One of the family


Welcome back to another blog hop, with #OpenBook. Here’s this week’s prompt.

Don’t forget to click the purple button to see what everyone else has to say on this week’s subject. It’s at the end of my post.


What is your favorite animal and why? Have you ever included it in one of your stories?


I had always thought of myself as a cat person. As a child, I grew up with cats in the house and admired them for their independence, feistiness, and all-round attitude to life.

Many years later, our first pet as a family was a rescue cat.

Then, when we moved to a village with beautiful walks, we got a dog. A rescue Labrador that would walk the country lanes with us all day. She was a gentle soul, patient with my children and a good friend.

We still had cats, they accepted the presence of the dog and it became apparent that they were in charge, the dog did what the cats wanted, probably because it wanted a quiet life. But they rubbed along pretty well.

That dog was joined by another, an assistance dog puppy that we took on for the first year of its life. The idea was to socialise it and prepare it for full training. He was a real character, vastly intelligent and hard but rewarding work.


Merlin, as a puppy.

His departure was hard to cope with, but it comforted us to know that it would be doing a good thing.


Trained and working.

Into the dog-shaped hole in our lives, we added a new Labrador puppy, and then, about a year later, another rescue Labrador joined the party.

Both of these dogs and the one remaining cat accompanied us to Devon, sadly none are now with us and the house feels emptier without them.


I’ve never included any of them in my writing. My wife wrote several articles about the work we did with the assistance dog, she actually became a published author back in 2002, way before I did.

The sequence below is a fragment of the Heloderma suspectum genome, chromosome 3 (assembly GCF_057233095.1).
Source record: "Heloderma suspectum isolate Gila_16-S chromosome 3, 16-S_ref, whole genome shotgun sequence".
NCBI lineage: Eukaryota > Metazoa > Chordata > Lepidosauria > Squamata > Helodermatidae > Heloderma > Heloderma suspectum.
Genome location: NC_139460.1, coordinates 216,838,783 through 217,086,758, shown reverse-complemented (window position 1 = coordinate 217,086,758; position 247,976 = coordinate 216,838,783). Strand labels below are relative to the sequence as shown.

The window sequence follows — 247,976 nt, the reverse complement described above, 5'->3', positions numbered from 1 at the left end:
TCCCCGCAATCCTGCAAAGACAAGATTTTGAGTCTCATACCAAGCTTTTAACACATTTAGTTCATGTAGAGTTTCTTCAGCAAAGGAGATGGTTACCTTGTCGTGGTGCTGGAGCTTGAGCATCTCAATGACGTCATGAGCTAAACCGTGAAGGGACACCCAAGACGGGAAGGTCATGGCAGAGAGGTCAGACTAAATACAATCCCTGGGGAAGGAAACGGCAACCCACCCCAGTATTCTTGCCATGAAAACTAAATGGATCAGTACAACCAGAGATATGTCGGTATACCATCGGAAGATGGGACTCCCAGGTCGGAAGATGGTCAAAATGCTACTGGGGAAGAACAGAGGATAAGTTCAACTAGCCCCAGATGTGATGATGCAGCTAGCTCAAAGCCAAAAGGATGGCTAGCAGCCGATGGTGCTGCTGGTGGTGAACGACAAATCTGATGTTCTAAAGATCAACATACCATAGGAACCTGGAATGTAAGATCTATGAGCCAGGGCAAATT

That’s not to say that animals don’t feature in my work, from the days of Ribbonworld, with its farm under a dome on an inhospitable planet, to The Orbital Livestock Company, a short story about a farm on a space station, I’ve included them as part of the world-building.

I love the idea of taking such a basic concept as the production of food and adapting it to life away from Earth, after all, you won’t be able to pop to the shops if you’re orbiting Saturn, or light years away on another planet, all that you need to survive must be taken with you.

In contrast, for my Steampunk adventures, I use archaic names for the animal species, to reinforce the alternative world aspect, so Sheep become Ovines, Cows are Bovine etc.

If you’re interested you can read The Orbital Livestock Company by clicking the title.


Until next time.



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8 Responses

  1. Stevie Turner

    Not being a pet owner, I have been spared the grief when a much loved pet dies. However, I have friends who were distraught for weeks as though they had lost a family member.

    • Richard Dee

      Handing over the guide dog puppy after a year was just as bad as any pet bereavement. 🙁

      • P.J. MacLayne

        I had a professor who trained service dogs for a number of years. One finally ‘flunked’ advanced training, and she took it back as a pet and stopped training additional dogs.

  2. Daryl Devore

    Before I retired I had thought about raising puppies for the Canadian National Institute for the Blind. I decided against it as I knew I would be devastated having to give the puppy up – even though it was going to a great place.
    Tweeted.

    • Richard Dee

      It was fun to do it, and we learned a lot which helped us with our own dogs, but the parting was awful.

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